Views called for on changes to mental health legislation


Views on changes to the treatment of those with mental health disorders have today been called for by the Scottish Parliament’s Health and Sport Committee.

The Mental Health (Scotland) Bill amends the Mental Health (Care and Treatment) Scotland Act 2003 and proposals include creating a new central register of advance statements to be held by the Mental Welfare Commission. Advance statements are documents where mentally ill patients record how they want to be treated in the event of them losing the capacity to make their own decisions.

Other proposals in the legislation would allow mentally ill patients to decide not to have a named person assigned to them if they choose. The named person can make decisions about how the patient is treated if they are unable to decide themselves.

The draft Bill also extends the criminal justice victim notification scheme. Currently, the victim notification scheme only applies if the perpetrator of the crime is serving their sentence in a prison. The legislation proposes that it will now be extended to offenders who are detained in hospital under a mental health order. Victims will be notified if the offender is about to be released, on a permanent or temporary basis, or if they have absconded.

Convener of the Committee, Duncan McNeil MSP said:

“The quick and effective treatment of those with mental health problems is vital if we are to provide high quality care.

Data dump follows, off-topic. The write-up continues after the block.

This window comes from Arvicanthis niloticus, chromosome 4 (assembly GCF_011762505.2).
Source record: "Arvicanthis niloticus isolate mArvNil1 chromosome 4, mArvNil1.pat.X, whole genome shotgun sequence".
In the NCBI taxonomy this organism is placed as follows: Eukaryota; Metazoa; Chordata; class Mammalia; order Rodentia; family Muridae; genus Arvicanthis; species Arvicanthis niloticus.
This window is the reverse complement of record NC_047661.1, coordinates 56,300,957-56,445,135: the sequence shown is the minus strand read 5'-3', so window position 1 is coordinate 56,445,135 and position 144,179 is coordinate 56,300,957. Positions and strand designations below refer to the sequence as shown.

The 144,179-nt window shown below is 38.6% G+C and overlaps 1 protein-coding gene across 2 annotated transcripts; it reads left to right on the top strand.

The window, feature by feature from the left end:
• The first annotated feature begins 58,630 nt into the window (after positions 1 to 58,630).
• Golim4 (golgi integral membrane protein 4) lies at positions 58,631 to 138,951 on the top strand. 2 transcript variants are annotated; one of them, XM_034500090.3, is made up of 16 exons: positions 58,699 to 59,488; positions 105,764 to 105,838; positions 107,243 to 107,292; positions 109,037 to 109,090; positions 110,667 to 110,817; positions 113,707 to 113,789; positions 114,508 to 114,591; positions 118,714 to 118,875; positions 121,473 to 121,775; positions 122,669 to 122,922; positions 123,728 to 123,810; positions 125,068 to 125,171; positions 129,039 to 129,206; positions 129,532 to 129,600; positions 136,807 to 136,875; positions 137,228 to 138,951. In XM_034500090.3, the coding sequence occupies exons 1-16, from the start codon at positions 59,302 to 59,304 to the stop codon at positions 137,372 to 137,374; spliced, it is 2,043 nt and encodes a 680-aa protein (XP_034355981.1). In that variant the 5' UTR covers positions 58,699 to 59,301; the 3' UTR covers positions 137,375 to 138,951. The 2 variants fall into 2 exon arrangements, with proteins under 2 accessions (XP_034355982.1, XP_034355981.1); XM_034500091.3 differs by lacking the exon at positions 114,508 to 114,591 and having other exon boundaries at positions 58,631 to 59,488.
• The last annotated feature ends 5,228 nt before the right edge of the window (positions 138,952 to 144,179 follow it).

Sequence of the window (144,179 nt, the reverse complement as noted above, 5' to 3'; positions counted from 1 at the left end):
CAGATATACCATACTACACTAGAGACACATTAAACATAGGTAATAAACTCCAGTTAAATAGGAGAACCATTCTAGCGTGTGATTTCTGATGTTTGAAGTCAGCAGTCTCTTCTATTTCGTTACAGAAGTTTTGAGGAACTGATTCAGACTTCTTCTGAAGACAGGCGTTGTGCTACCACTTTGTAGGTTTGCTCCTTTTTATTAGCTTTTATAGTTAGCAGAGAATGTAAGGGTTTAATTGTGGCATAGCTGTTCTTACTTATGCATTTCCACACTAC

“We want to hear from people from across Scotland, particularly service users and their representatives, as it’s vital for us as a Committee when we are scrutinising these new proposals that we determine if this legislation will result in improved outcomes for those that need it.”

Deputy Convener of the Committee Bob Doris MSP said:

“This legislation is a result of a review undertaken to identify ways in which the current legislation could be improved.  However, The Committee’s role is to hear from a wide range of voices, including those that will be directly affected by this legislation. 

“Part of the Bill will also extend the criminal justice victim notification scheme to the victims of mentally disordered offenders. We need to determine the impact of this change not only on the victims but on the offenders as well, who will often have complex mental health needs”.

The Committee is asking for the views of stakeholder, service users and anyone with a view on the proposed legislation the following questions:

  • Do you agree with the general policy direction set by the Bill?
  • Do you have any comments on specific proposals regarding amendments to the Mental Health (Care and Treatment) Scotland Act 2003 as set out in Part 1 of the Bill?
  • Do you have any comments on the provisions in Part 2 of the Bill on criminal cases?
  • Do you have any comments to make on Part 3 of the Bill and the introduction of a victim notification scheme for mentally disordered offenders?
  • Is there anything from the McManus Report that’s not been addressed in the Bill and that you consider merits inclusion in primary legislation? If so, please set out why.
  • Do you have any other comment to make about the Bill not already covered in your answers to the questions above?


The Mental Health (Scotland) Bill was published on 19 June. The deadline for the call for evidence is Friday 22 August.

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